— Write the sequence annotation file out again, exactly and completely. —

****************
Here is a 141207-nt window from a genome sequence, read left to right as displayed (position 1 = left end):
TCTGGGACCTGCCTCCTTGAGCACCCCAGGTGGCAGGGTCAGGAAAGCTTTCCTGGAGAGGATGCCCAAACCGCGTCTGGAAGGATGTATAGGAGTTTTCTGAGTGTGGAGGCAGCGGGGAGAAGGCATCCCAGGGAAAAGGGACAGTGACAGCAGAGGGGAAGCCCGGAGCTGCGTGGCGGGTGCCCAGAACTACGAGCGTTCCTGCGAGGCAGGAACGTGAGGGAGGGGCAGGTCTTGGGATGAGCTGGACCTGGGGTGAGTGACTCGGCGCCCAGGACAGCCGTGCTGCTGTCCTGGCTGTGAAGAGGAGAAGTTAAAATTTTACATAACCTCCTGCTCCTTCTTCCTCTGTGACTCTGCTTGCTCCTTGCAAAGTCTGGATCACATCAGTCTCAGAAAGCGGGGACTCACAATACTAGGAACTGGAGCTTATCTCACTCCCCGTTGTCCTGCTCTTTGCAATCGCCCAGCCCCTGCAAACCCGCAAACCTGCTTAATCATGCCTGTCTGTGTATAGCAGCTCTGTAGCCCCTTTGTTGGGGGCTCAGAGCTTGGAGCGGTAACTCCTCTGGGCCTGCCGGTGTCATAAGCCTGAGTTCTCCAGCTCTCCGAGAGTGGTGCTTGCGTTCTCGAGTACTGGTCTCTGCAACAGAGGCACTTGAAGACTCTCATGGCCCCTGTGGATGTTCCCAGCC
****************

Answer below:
Here is a 141207-nt window from a genome sequence, read left to right as displayed (position 1 = left end):
TCTGGGACCTGCCTCCTTGAGCACCCCAGGTGGCAGGGTCAGGAAAGCTTTCCTGGAGAGGATGCCCAAACCGCGTCTGGAAGGATGTATAGGAGTTTTCTGAGTGTGGAGGCAGCGGGGAGAAGGCATCCCAGGGAAAAGGGACAGTGACAGCAGAGGGGAAGCCCGGAGCTGCGTGGCGGGTGCCCAGAACTACGAGCGTTCCTGCGAGGCAGGAACGTGAGGGAGGGGCAGGTCTTGGGATGAGCTGGACCTGGGGTGAGTGACTCGGCGCCCAGGACAGCCGTGCTGCTGTCCTGGCTGTGAAGAGGAGAAGTTAAAATTTTACATAACCTCCTGCTCCTTCTTCCTCTGTGACTCTGCTTGCTCCTTGCAAAGTCTGGATCACATCAGTCTCAGAAAGCGGGGACTCACAATACTAGGAACTGGAGCTTATCTCACTCCCCGTTGTCCTGCTCTTTGCAATCGCCCAGCCCCTGCAAACCCGCAAACCTGCTTAATCATGCCTGTCTGTGTATAGCAGCTCTGTAGCCCCTTTGTTGGGGGCTCAGAGCTTGGAGCGGTAACTCCTCTGGGCCTGCCGGTGTCATAAGCCTGAGTTCTCCAGCTCTCCGAGAGTGGTGCTTGCGTTCTCGAGTACTGGTCTCTGCAACAGAGGCACTTGAAGACTCTCATGGCCCCTGTGGATGTTCCCAGCC